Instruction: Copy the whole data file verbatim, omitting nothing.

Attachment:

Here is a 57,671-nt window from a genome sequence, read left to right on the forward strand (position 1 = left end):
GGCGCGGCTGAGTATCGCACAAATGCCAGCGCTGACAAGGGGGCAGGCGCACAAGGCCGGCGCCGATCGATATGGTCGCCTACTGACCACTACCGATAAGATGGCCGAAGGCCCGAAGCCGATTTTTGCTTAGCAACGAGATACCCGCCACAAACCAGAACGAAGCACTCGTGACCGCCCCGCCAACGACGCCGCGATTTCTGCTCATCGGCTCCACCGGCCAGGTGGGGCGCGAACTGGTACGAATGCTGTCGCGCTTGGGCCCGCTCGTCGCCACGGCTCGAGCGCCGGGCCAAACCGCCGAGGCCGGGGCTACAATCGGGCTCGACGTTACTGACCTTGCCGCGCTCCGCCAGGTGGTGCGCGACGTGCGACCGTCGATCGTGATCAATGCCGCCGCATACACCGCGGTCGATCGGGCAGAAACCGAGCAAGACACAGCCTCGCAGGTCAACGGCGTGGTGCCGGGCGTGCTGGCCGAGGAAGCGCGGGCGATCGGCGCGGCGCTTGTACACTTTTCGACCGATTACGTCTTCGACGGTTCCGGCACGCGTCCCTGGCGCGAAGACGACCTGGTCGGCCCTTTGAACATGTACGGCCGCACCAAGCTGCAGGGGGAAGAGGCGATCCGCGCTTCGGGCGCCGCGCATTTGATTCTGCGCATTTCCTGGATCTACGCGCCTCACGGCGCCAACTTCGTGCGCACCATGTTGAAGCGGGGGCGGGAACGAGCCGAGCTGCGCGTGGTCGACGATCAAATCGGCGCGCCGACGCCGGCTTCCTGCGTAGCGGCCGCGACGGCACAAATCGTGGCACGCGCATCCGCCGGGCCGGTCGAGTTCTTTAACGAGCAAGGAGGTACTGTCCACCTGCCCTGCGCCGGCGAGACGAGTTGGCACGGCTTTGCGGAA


Here is a 57,671-nt window from a genome sequence, read left to right on the forward strand (position 1 = left end):
GGCGCGGCTGAGTATCGCACAAATGCCAGCGCTGACAAGGGGGCAGGCGCACAAGGCCGGCGCCGATCGATATGGTCGCCTACTGACCACTACCGATAAGATGGCCGAAGGCCCGAAGCCGATTTTTGCTTAGCAACGAGATACCCGCCACAAACCAGAACGAAGCACTCGTGACCGCCCCGCCAACGACGCCGCGATTTCTGCTCATCGGCTCCACCGGCCAGGTGGGGCGCGAACTGGTACGAATGCTGTCGCGCTTGGGCCCGCTCGTCGCCACGGCTCGAGCGCCGGGCCAAACCGCCGAGGCCGGGGCTACAATCGGGCTCGACGTTACTGACCTTGCCGCGCTCCGCCAGGTGGTGCGCGACGTGCGACCGTCGATCGTGATCAATGCCGCCGCATACACCGCGGTCGATCGGGCAGAAACCGAGCAAGACACAGCCTCGCAGGTCAACGGCGTGGTGCCGGGCGTGCTGGCCGAGGAAGCGCGGGCGATCGGCGCGGCGCTTGTACACTTTTCGACCGATTACGTCTTCGACGGTTCCGGCACGCGTCCCTGGCGCGAAGACGACCTGGTCGGCCCTTTGAACATGTACGGCCGCACCAAGCTGCAGGGGGAAGAGGCGATCCGCGCTTCGGGCGCCGCGCATTTGATTCTGCGCATTTCCTGGATCTACGCGCCTCACGGCGCCAACTTCGTGCGCACCATGTTGAAGCGGGGGCGGGAACGAGCCGAGCTGCGCGTGGTCGACGATCAAATCGGCGCGCCGACGCCGGCTTCCTGCGTAGCGGCCGCGACGGCACAAATCGTGGCACGCGCATCCGCCGGGCCGGTCGAGTTCTTTAACGAGCAAGGAGGTACTGTCCACCTGCCCTGCGCCGGCGAGACGAGTTGGCACGGCTTTGCGGAA